Scotland are being accorded the status of no-hope outsiders, with Tuesday’s game in the Rugby League heartland of Newcastle slated as a curtain-raiser. While Deans will bear in mind the traumatic defeat in Sydney by Samoa last summer, when he was roundly castigated for under-estimating the islanders, his room for manoeuvre will be limited when he names his Test team this morning. With his starting XV likely to be used sparingly, if at all, the team chosen to play Scotland from the remainder of an injury-hit 39-man squad is expected to look distinctly like a Wallaby B team.
The likely composition of that team will, however, have a profound effect upon the way that Scotland approach this game. All the headlines in Australia have concerned the stand-off position, with the three outstanding performers in James O’Connor, Christian Lealiifano and Kurtley Beale all injured, while the experienced Berrick Barnes has been playing like a drain, Quade Cooper has been injured all season, and the remaining option, former Kiwi Mike Harris, proving a solid but uninspired playmaker.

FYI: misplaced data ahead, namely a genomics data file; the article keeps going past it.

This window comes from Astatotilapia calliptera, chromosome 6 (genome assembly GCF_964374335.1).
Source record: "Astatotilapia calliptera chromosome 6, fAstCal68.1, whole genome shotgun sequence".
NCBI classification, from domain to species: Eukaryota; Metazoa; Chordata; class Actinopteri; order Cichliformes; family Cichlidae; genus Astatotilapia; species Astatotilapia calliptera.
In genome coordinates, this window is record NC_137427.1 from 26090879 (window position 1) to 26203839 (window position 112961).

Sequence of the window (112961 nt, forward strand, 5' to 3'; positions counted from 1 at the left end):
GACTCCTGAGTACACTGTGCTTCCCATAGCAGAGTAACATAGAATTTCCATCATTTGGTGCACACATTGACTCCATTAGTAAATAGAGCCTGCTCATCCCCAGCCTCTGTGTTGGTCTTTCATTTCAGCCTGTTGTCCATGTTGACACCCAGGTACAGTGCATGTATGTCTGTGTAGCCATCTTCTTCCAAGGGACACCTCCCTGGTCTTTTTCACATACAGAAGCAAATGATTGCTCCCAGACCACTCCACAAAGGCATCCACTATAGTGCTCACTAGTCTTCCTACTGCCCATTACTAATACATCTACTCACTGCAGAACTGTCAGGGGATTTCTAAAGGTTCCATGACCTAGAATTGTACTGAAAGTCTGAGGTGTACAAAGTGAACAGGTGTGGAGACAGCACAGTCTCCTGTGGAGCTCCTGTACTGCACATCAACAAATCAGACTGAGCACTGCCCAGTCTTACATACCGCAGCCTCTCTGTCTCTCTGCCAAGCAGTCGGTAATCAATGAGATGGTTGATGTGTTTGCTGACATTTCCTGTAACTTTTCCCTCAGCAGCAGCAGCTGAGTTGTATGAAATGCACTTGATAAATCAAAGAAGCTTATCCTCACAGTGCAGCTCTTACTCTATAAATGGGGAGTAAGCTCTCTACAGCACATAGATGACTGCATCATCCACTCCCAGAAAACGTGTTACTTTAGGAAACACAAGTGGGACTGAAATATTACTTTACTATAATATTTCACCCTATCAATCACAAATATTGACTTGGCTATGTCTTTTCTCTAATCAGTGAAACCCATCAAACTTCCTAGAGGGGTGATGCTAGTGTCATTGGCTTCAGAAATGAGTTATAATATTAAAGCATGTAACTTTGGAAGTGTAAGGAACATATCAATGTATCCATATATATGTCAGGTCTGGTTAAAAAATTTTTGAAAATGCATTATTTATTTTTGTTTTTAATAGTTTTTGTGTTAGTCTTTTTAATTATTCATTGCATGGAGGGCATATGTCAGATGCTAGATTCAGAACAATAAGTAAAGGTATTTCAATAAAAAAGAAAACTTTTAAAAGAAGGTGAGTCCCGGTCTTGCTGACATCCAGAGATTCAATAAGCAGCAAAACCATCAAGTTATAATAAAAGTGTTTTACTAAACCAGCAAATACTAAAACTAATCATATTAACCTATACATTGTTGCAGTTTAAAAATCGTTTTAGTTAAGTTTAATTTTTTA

However, it is up front where Scotland may be concentrating their resources. Scotland’s pack is always competitive and (with the notable exception of tighthead Euan Murray) pretty mobile. It’s also pretty experienced, with three current or former Scotland captains and an average of 30 caps, and is likely to face an inexperienced Aussie pack shorn of its skipper, injured second row James Horwill. Deans’ squad included six second rows, yet four of them had one cap between them, while there is only one Test-quality front row in the squad, and Deans will be tempted to keep his powder dry for strong-scrummaging Wales.
Although Australia have a deep reservoir of back-row talent – especially if openside David Pocock captains the team, as expected – Scotland have a clear edge on experience and size in the front five. While Robinson’s men have struggled to impose themselves in the scrum, they should dominate at the lineout, where Richie Gray and Al Kellock can better anything Australia can offer, even if they field the veteran Nathan Sharp. Scotland’s only worry may be Ross Ford’s increasingly erratic throwing-in.